Leigh: Talk to me about your label, Red Isle Records. What made you decide to start your own label and why do you think that’s important in a Caribbean context?
Sivers: I'll start with the name. The label’s name was inspired by a local film called “Once Upon A Time in Ichirouganaim” where they said that the Arawaks named Barbados the red island with white teeth or Ichirouganaiam. I loved the concept and that's where our name is from.
I started my own label because I had some negative experiences in the industry, I kissed some frogs. But, it helped me to grow and learn lessons along the way. Thanks to those experiences I actively started trying to learn the industry for myself.
It was also a case of right place, right time. I came into the company of like-minded people and we were each into different things. There are actually only two of us on the label who actively want to be artists, everyone else is into production, marketing, film, and the other tools that you need to have on a team.
Sivers: Generally, I strongly believe it is vital for artists to be independent, the whole model of a traditional label is basically becoming outdated. Even for Red Isle, the vision is to become a sort of digital aggregator where we find the best pockets for artists to put their music on whether it’s the best streaming services, NFT’s, or synchronization deals for Film. I don’t want to be limited to us putting out records.
The reality is that every artist may not have a hit song. But, there are many successful independent artists who never have a hit song yet they are able to make a living off of these other outlets and get placements. I want to work with artists here and discuss where they want to be, where their heads are at, and help them with a concrete plan to get to where they want to be without going through some of the things that I went through.
I feel like it would do us a great service if we as a people can detach ourselves from focusing on the challenges and just find ways to make the most of our environment. Even though she's not a musician, I watch a lot of Sheena Rose's business practices. If I could apply some of what she has accomplished in art, to music, and the way she just keeps going and pushing boundaries I would feel good.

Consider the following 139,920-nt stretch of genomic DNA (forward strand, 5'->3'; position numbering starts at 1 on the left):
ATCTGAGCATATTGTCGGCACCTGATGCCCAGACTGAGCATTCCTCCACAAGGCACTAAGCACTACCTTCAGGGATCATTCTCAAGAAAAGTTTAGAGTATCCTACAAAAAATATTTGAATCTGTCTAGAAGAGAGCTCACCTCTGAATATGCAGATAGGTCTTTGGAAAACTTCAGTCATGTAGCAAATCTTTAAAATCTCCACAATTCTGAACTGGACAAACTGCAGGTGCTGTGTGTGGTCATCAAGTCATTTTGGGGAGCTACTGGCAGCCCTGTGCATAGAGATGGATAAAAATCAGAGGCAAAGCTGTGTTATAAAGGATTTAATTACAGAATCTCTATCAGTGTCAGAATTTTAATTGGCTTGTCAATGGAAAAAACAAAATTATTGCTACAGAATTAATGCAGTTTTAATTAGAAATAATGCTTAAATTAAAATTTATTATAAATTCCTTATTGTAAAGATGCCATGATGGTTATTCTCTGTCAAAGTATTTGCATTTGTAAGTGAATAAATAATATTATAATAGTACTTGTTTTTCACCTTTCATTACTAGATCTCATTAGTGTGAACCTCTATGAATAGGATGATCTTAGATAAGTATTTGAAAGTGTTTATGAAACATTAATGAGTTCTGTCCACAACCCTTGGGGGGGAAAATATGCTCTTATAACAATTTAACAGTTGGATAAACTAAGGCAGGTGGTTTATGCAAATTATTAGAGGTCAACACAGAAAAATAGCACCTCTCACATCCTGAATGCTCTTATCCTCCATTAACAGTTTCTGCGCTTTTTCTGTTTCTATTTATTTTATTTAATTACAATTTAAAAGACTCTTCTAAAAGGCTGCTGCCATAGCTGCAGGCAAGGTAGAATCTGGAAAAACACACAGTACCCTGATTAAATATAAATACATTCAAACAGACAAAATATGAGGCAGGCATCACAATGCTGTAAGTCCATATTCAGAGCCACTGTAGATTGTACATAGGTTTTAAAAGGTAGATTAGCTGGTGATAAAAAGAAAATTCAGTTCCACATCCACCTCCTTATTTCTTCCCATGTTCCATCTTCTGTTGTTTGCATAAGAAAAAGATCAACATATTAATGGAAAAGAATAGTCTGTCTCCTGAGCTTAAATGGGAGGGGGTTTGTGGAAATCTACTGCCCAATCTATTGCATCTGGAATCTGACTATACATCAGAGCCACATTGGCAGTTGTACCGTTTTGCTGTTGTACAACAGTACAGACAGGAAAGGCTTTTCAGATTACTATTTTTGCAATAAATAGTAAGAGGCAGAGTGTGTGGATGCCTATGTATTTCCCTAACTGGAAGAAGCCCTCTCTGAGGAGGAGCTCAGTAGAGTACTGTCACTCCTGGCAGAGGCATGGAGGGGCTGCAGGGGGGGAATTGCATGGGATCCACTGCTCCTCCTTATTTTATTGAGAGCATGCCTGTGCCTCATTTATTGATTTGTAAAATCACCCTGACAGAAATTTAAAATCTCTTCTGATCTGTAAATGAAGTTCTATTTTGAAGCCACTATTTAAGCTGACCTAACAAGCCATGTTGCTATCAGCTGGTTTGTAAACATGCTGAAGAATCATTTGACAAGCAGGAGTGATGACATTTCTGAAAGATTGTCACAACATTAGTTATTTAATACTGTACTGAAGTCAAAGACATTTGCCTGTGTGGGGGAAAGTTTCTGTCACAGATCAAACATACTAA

Leigh: What advice would you give to artists who, like you, want to go into a “non-mainstream” genre in Barbados?
Sivers: Before you look to conquer the world, try to figure out your game plan. Getting the basics right will save you a lot of heartache and pain. Build a team. Look around you and see who your music already affects at the rudimentary level. Who’s interested in what you’re doing in your circle? Who is actively supporting you?
Next, invest in getting your own equipment, learn how to record yourself, or build a relationship with a studio. Find people in the music and creative industries around your age and level who produce, make beats, and work with them. Avoid the internet beats as alluring as they may sound. In the long run ownership and publishing are where the money is over time.
Surround yourself with a network of creatives, get to know dancers, videographers, managers, PR people, and find your own ecosystem and build together. Also, educate yourself! Read books, watch YouTube, watch lectures, figure out how the music industry makes money, and set yourself up accordingly.
Leigh: What’s next for you?
Sivers: Visuals for Thirdian will continue to drop, Gusto comes out on April 9th. And then more music! A joint project, a few singles and I'm working on new music for my next solo project.
This Easter weekend, I'd encourage you to take some time to explore Thirdian Theory by Sivers Tha Third. Leave your comments under this post and let me know what your favorite song is on the project.
Also, let me know in the comments below which of your favorite artists you'd like me to chat with for my next feature! I'm wishing you all a safe and enjoyable Easter weekend.
Until next week my Loveleighs.